Driftwood

With the ascendance of circus being one of the great success stories of the Fringe in the past few years, there is no shortage of breathtaking physical feats taking place all over the city. Few, however, are quite as accomplished or as joyful as Driftwood by Australian company Casus, who seem to have made a pact with the laws of physics to give them a free pass. Balancing and throwing each other around with with the kind of intimacy and trust that only develops with many years of affiliation, the hour leaves one breathless and transfixed.

All carried out with a kind experimental and playful edge, as if these immensely experienced performers are discovering their talents afresh in every show

Many circus staples are on offer: trapeze-work, danglings hoops and a quite gorgeous rope routine to finish of the show and yet these are all carried out with a kind experimental and playful edge, as if these immensely experienced performers are discovering their talents afresh in every show. They find novel ways of exploiting their apparatus: at one point a glorious, tranquil encounter takes place within a trapeze. The loving sense of cooperation also plays out, visible in the performers’ gazes, ostensibly awe-struck, as their companions perform their death-defying feats. Further, an affection for patterns and symmetry is also eviden: one of the most moving moments involves constructing a moving half-wheel out of the bodies of these supremely flexible performers.

The performers bring a variety of individual talents into play as well. From Natano Fa'anana’s grounded Somoan dance talents to Kali Retallack’s almost impossible bendiness, the dialogue between the elements of earth and air is majestic. There are also a few playful middle fingers to the gender-binary. The men appear in skirts and rather elaborate corsets and the women effortlessly lift their male counterparts. Moreover, there is a certain generous ambiguity: it is up to us to decide what the playful glances and childish dynamics between the performers signify and a red lampshade that fascinates several of the performers is equally left to our imagination. One might quibble with the music choice - cover versions of Gotye and slightly schlocky circus fare seem out of place. However, this is essential viewing for circus fans.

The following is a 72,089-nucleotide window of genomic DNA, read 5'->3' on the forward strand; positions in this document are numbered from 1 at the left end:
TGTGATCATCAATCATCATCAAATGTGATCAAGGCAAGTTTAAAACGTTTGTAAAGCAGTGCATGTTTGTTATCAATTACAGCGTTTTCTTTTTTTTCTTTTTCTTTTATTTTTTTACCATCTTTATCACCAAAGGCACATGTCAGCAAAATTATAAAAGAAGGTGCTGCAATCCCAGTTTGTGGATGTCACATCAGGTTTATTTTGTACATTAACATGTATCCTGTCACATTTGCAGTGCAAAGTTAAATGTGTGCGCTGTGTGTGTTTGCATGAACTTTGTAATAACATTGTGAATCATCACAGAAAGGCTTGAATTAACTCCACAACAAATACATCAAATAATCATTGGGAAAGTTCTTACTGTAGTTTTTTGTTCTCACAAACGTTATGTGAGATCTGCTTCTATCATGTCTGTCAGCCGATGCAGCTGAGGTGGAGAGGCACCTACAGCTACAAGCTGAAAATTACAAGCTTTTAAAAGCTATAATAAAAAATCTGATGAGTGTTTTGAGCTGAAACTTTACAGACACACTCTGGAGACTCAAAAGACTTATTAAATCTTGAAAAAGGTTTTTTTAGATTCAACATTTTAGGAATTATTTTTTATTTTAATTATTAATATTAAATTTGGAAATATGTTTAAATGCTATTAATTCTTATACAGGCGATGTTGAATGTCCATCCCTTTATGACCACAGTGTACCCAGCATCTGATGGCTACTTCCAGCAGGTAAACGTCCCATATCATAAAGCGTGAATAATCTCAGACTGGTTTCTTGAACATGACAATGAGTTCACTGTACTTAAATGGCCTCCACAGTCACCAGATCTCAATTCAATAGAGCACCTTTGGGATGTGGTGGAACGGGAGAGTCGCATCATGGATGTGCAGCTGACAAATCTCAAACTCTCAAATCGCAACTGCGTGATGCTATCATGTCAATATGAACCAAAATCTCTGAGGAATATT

Reviews by Joe Spence

Pilgrim

The Harry and Chris Show

★★★★
Assembly George Square Gardens

Driftwood

★★★★
Underbelly, Cowgate

Lucy McCormick: Triple Threat

★★★★
Traverse Theatre

Daffodils (A Play With Songs)

★★★
Just the Tonic at The Mash House

Naz Osmanoglu: Exposure

★★★★

Performances

Location

The Blurb

As we drift along the current of life we are shaped by the humans we encounter. In this colourful and turbulent concoction of pure joy and intimacy, watch Casus bring a blank canvas to life and reveal our innate need for human contact. This is a circus show that does not let you forget that to feel is to be human and in a moment of danger, a grasping hold is survival. The unique acrobatic shapes signature to Casus abound in this journey of explosive encounters, hidden looks and humorous discoveries. Accompany Casus as we surge forward... together.